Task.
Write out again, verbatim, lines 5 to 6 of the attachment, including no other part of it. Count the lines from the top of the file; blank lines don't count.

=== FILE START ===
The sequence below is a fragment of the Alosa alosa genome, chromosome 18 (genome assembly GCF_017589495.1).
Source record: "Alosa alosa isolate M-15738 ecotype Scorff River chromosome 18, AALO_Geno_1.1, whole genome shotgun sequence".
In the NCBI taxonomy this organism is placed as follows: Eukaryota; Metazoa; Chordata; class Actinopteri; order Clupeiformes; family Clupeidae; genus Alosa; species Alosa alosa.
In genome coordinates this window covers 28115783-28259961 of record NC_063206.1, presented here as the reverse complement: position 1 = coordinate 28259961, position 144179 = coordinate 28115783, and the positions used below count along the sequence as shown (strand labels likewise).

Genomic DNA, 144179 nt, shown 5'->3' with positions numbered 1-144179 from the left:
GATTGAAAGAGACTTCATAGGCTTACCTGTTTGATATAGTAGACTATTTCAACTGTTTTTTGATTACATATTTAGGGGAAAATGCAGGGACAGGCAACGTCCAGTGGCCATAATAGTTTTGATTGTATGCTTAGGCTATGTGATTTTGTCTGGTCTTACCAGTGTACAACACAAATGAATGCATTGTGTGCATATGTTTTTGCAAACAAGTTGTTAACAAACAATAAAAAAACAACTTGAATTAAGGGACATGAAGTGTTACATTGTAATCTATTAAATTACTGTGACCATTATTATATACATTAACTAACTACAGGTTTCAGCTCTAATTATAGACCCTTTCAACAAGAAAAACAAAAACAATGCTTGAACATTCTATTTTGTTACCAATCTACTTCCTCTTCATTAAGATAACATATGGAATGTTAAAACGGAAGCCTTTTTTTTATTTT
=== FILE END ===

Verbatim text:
Genomic DNA, 144179 nt, shown 5'->3' with positions numbered 1-144179 from the left:
GATTGAAAGAGACTTCATAGGCTTACCTGTTTGATATAGTAGACTATTTCAACTGTTTTTTGATTACATATTTAGGGGAAAATGCAGGGACAGGCAACGTCCAGTGGCCATAATAGTTTTGATTGTATGCTTAGGCTATGTGATTTTGTCTGGTCTTACCAGTGTACAACACAAATGAATGCATTGTGTGCATATGTTTTTGCAAACAAGTTGTTAACAAACAATAAAAAAACAACTTGAATTAAGGGACATGAAGTGTTACATTGTAATCTATTAAATTACTGTGACCATTATTATATACATTAACTAACTACAGGTTTCAGCTCTAATTATAGACCCTTTCAACAAGAAAAACAAAAACAATGCTTGAACATTCTATTTTGTTACCAATCTACTTCCTCTTCATTAAGATAACATATGGAATGTTAAAACGGAAGCCTTTTTTTTATTTT